Have you ever wondered why receiving a massage is a very relaxing experience?
The answer is not so much about the relaxing music or oils, but how massage affects your nervous system. Research has shown that massage has a direct impact on lowering the levels of stress hormones that create the “fight-or-flight” response, and can boost “feel good” neurotransmitters like dopamine, serotonin, endorphins and oxytocin.
It is worth adding to your self-care plan.
When a person is under a lot of stress, and let’s be real if you’re alive in this word today, there are going to be stressors in your life! Your bodies stress the hormones adrenaline, norepinephrine, and cortisol.
Adrenaline and Norepinephrine are hormones produced by the adrenal gland that produce the fight or flight response. This causes an increase in heart rate, blood pressure, and the flow of blood to the muscles.
Another stress hormone produced by the adrenal gland is Cortisol. Cortisol causes the blood sugars to raise, and complications can arise if the body remains in a state of stress over a long period of time. Complications such as suppression of the immune system, high blood pressure and weight gain.
Massage therapy can help lower the bodies cortisol levels, by improving the flow of lymph which improves circulation and increases your metabolic rate, which also potentially improves immunity. Massage therapy also releases your bodies ‘feel good’ neurotransmitters such as Serotonin, Dopamine and Endorphins. Serotonin helps regulate mood, appetite and digestion while Dopamine is associated with the reward centres of the brain. It’s the neurotransmitter that makes you feel giddy when you fall in love, positive when you complete a task.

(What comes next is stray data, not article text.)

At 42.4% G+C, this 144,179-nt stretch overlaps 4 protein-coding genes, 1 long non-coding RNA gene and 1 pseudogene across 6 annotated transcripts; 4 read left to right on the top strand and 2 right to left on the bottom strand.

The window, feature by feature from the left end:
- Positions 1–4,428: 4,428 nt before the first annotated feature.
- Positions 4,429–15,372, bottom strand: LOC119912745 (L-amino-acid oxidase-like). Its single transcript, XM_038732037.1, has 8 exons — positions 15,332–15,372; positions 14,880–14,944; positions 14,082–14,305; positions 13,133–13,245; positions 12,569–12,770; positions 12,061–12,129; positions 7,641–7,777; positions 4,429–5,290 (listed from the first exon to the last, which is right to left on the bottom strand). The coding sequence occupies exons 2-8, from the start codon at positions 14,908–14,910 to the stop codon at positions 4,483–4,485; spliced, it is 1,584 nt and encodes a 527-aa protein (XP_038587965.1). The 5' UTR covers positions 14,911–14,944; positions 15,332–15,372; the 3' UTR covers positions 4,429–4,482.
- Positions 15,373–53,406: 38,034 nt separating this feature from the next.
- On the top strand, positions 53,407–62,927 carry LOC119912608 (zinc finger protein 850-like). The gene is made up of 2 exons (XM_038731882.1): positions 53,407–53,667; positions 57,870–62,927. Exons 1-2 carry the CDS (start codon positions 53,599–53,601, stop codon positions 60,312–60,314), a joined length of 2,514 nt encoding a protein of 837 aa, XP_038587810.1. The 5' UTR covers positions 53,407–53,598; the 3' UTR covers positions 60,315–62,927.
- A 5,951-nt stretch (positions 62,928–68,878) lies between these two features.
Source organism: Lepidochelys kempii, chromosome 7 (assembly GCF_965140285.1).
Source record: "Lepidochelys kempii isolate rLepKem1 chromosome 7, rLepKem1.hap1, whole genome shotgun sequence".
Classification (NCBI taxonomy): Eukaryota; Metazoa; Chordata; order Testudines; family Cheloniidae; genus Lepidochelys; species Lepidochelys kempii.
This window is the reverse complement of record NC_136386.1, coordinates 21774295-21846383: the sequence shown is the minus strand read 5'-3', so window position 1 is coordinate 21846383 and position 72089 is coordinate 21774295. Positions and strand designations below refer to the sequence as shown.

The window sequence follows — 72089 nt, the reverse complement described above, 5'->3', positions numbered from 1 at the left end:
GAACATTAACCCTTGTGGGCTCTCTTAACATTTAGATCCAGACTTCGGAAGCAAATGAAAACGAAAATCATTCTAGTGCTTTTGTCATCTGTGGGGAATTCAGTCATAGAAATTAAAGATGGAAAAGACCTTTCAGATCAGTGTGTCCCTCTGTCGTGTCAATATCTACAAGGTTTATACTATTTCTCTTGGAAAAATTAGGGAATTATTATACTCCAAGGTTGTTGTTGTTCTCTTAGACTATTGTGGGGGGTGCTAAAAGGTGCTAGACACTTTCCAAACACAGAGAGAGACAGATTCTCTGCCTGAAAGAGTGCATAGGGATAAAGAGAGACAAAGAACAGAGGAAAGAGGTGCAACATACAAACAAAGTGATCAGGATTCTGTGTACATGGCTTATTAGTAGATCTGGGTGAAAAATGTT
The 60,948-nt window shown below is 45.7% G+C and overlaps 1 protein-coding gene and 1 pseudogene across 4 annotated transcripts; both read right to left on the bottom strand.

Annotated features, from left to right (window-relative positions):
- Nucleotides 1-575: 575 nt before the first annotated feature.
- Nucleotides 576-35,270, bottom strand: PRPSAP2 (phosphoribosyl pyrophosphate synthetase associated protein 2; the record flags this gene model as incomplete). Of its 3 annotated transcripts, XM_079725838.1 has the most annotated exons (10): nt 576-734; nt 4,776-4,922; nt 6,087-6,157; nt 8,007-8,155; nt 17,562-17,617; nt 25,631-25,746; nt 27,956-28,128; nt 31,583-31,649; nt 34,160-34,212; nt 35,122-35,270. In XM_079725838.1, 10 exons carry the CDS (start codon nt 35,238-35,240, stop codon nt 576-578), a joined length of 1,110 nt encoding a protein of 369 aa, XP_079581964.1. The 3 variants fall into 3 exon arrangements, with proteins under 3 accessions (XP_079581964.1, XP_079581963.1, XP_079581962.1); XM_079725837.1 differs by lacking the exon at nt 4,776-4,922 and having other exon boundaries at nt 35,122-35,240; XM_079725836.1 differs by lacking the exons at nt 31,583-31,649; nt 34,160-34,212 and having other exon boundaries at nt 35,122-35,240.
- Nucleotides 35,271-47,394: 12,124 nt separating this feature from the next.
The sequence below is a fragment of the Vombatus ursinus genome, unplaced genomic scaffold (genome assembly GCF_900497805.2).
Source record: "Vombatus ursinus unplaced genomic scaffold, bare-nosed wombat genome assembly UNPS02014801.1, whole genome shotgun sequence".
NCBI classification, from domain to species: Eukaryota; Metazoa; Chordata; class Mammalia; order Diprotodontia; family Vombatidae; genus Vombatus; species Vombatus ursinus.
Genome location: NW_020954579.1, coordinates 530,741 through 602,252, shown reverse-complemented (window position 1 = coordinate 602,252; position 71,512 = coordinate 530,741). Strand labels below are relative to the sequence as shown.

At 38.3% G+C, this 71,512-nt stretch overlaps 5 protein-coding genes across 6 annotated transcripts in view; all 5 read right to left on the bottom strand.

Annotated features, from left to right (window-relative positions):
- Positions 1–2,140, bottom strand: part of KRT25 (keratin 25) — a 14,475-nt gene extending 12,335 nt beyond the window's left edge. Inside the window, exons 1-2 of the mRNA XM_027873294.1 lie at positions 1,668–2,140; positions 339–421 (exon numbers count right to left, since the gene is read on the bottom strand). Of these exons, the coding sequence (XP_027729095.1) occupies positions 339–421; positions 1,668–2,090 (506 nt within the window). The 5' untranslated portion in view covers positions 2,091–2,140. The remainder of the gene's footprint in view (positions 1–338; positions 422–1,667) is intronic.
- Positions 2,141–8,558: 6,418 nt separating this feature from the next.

Several studies have indicated that massage can increase both serotonin and dopamine levels, sometimes up to 30%. Endorphins are neurotransmitters produced to help relieve pain and improve mood — your own natural narcotic.
Massage can activate the parasympathetic within 15 minutes of the initial touch, thus reducing levels of adrenalin and norepinephrine. So, its always best to book yourself in for a 1-hour session.
By advising your therapist that you would like a relaxing massage allows the therapist to plan the treatment according to your needs and your desired pressure.
Lilley is a caring and compassionate massage therapist who has had over 15 years experience in this field. Lilley specialises in relaxation and therapeutic massage as well as sports and remedial massage in the treatment of various musculoskeletal pathologies.